Now that details of the potential deal between Google and Verizon have been made public, it doesn’t appear to be the diabolical plan that many made it out to be. But it still has great significance for the ongoing debate on net neutrality. On Monday morning, Google laid out the details of the proposal in a post on their Public Policy Blog.
According to Google, the purpose of the proposal is “to protect the future openness of the internet and encourage the rapid deployment of broadband.” Since both of the companies are monoliths in their respective industries, their proposal for an “open internet” is sure to spark some serious debate. Although the proposal is extensive and complex, you can understand the gist by looking at the companies’ two stated goals:
- Users should choose what content, applications, or devices they use, since openness has been central to the explosive innovation that has made the Internet a transformative medium.
- America must continue to encourage both investment and innovation to support the underlying broadband infrastructure; it is imperative for our global competitiveness.
Google has created seven principles that the proposal embodies, including a commitment to openness on the internet, the proliferation of broadband service and the future role the FCC should take in regulation. There is also significant emphasis on creating transparency for consumers to ensure they are aware of the regulations and their rights online. If you are really interested in the finer points of the proposal, you can view the document in its entirety. But for those who only need a basic understanding of the concepts, here are the core components:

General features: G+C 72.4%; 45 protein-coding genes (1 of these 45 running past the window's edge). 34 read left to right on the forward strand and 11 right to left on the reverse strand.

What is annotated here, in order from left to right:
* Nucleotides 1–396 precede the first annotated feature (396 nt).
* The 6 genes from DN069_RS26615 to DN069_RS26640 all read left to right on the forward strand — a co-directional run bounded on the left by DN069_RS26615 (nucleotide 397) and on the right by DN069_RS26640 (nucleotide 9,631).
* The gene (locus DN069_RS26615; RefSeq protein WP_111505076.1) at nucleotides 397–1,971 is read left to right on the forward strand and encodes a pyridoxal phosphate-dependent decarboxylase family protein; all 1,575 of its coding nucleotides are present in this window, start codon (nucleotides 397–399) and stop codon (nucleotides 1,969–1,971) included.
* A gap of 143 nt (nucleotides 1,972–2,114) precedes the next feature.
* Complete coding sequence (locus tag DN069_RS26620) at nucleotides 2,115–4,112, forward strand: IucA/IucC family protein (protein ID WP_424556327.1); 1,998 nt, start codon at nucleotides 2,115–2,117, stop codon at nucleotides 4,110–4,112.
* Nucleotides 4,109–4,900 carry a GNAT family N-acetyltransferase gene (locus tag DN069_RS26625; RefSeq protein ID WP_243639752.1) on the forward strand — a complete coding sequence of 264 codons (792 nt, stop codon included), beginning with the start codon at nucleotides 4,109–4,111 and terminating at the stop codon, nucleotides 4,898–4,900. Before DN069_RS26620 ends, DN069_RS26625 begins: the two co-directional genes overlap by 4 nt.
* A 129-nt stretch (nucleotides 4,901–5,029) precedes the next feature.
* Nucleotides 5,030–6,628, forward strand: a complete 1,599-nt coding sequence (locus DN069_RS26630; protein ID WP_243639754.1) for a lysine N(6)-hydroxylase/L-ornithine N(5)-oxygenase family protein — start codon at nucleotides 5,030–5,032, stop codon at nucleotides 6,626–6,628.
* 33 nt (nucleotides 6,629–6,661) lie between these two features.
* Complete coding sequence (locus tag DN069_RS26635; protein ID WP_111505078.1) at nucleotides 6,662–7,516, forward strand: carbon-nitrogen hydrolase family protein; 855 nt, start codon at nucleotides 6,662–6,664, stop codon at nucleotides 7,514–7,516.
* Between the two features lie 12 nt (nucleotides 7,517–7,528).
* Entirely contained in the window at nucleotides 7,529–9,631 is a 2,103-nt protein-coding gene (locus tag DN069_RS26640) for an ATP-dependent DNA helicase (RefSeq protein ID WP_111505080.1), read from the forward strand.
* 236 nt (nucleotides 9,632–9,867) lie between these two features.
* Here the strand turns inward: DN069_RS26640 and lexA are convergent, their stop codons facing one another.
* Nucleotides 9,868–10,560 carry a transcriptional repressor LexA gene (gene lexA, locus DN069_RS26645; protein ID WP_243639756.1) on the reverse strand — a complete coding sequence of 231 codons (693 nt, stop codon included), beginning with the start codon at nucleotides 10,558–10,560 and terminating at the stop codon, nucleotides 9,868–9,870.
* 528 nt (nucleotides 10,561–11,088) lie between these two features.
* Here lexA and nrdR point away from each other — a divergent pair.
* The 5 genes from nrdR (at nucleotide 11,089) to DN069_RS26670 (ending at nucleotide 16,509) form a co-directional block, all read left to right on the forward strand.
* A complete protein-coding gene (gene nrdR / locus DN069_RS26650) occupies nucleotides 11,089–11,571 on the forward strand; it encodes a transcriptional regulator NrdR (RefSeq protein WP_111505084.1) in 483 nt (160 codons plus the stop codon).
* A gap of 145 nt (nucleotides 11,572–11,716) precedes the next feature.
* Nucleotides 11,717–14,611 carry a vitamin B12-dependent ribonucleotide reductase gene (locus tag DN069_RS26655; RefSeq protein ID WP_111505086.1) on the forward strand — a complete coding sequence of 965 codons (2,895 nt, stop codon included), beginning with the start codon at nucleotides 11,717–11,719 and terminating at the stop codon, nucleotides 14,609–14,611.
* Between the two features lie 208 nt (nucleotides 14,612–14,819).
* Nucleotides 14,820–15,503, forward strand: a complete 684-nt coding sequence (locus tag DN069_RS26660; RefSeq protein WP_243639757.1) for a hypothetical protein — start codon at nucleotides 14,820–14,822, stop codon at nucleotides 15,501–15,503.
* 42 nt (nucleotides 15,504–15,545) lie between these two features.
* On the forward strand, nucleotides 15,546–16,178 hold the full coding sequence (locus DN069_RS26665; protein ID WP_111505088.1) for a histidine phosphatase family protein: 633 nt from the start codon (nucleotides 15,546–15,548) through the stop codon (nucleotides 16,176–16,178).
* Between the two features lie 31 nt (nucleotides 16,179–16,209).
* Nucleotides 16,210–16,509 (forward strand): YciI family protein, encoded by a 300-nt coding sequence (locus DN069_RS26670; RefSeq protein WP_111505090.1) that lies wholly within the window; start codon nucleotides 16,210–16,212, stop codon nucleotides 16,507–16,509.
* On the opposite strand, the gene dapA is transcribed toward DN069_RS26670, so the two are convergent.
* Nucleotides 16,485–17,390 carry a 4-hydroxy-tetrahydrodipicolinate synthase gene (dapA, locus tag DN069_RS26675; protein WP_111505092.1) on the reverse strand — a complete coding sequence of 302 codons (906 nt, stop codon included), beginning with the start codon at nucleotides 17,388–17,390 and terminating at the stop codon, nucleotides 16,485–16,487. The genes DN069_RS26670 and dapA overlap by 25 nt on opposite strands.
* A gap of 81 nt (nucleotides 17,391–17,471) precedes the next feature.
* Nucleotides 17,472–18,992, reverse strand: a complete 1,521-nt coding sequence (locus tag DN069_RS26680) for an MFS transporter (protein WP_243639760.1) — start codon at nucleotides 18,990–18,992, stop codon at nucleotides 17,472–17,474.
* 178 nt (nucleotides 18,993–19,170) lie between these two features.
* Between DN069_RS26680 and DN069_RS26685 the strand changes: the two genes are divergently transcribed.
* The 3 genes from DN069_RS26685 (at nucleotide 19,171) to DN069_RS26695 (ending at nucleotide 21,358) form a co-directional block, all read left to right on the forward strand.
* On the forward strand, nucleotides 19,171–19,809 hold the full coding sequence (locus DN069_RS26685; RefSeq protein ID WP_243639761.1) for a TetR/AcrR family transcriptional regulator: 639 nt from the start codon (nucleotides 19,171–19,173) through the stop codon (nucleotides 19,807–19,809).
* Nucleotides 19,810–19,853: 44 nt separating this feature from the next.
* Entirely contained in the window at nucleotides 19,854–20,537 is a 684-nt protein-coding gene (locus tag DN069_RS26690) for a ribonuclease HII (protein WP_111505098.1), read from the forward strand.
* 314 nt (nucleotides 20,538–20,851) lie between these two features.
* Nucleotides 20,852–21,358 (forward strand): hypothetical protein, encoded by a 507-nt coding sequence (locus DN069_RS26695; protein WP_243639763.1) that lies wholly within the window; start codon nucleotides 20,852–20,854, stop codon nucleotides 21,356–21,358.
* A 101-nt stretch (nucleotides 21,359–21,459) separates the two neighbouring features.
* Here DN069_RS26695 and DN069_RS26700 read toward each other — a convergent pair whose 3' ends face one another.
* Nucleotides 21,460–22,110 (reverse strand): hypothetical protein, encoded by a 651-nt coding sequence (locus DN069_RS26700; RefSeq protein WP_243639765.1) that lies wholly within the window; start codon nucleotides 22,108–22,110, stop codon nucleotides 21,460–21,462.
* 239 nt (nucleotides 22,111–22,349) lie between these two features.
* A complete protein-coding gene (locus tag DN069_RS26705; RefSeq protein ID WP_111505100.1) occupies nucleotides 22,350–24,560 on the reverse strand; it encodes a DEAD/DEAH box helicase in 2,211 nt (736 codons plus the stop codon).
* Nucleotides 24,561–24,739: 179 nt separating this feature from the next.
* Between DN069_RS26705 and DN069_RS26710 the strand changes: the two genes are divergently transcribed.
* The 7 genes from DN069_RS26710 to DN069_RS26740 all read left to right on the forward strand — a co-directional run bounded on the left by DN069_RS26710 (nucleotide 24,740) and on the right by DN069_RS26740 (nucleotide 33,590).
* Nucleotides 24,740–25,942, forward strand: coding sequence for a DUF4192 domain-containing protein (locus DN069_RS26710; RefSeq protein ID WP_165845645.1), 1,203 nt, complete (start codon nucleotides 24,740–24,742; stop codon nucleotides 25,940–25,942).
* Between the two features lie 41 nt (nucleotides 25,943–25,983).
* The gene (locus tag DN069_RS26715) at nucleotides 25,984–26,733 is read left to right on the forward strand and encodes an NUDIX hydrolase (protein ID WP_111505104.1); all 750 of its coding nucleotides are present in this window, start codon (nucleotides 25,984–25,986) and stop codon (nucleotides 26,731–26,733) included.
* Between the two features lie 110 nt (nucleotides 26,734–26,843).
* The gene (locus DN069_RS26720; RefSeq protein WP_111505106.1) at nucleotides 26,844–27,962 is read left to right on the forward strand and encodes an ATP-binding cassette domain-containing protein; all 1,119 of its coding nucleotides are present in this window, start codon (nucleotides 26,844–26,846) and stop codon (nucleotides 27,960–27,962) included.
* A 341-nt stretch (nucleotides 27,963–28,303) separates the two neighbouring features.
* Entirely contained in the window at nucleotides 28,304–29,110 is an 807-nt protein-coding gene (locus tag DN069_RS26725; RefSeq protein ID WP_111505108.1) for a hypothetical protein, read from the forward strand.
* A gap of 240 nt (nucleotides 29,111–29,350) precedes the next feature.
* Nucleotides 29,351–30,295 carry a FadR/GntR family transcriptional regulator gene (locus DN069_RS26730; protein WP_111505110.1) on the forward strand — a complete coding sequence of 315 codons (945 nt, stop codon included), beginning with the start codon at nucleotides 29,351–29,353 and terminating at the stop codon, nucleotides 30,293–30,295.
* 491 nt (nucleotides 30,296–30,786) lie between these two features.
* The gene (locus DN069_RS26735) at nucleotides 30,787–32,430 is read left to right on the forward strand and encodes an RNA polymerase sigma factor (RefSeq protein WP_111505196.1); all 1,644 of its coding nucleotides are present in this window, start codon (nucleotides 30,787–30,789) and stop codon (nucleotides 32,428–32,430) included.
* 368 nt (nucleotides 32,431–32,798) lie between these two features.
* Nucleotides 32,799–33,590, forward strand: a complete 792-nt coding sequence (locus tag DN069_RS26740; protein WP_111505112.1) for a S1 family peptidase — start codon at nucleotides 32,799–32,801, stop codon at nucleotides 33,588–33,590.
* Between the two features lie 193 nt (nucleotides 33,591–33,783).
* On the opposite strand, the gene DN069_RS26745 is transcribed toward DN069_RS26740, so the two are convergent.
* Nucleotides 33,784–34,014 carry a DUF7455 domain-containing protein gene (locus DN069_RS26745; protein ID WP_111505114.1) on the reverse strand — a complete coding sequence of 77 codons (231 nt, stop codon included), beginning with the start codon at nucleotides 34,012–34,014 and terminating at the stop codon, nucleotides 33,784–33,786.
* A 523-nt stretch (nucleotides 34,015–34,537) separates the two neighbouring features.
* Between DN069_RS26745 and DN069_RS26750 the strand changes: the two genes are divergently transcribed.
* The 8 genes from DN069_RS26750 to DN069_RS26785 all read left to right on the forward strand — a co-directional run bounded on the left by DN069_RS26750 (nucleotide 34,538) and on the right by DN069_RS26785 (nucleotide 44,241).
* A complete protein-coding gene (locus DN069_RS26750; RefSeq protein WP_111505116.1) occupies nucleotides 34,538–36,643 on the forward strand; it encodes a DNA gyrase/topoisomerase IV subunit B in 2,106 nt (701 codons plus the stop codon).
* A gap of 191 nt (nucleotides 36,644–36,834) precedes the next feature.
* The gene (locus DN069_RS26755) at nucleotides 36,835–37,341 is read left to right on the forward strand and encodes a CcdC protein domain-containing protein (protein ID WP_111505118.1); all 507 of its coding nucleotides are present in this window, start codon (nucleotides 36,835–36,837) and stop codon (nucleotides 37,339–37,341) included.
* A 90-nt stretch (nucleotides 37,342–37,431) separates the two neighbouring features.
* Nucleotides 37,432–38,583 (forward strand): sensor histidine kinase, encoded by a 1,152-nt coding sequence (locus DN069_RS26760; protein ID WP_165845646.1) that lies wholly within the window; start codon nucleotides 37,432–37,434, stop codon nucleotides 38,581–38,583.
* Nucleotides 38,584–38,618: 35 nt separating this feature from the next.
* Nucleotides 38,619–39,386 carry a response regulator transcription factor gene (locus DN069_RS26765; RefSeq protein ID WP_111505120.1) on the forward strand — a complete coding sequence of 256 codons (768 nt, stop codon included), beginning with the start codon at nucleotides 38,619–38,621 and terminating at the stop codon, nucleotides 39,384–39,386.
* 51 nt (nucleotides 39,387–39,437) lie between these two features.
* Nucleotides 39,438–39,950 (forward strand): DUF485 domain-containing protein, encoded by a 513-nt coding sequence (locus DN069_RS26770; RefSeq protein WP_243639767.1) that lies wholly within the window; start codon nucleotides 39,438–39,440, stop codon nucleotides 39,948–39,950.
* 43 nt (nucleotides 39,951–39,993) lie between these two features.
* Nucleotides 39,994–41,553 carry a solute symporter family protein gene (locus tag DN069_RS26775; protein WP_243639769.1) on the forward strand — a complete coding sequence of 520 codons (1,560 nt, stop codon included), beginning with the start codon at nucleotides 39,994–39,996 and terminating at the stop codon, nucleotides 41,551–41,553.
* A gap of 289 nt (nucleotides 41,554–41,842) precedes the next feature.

~Phone and cable TV companies would be prohibited from altering the flow of internet traffic in any way.
~Broadband providers would be allowed to charge more for premium services—remote medical monitoring, smart grid controls—that take place on dedicated networks.
The companies did leave a few glaring loopholes open, including the exclusion of wireless carriers (aka Verizon) from the rules. But with the complex nature of information networks, the proposal serves as a good launching pad for future debate.
Right now these are just guidelines—which both Google and Verizon have agreed to—but eventually discussions on the topic will have to be taken up by Congress and laws pertaining to the issue seem imminent. This is sure to be just the beginning of the debate and negotiations as other communication and IT companies are sure to voice their opinions. And with the ubiquitous nature of the internet, don’t be surprised if other corporate giants weigh in as well.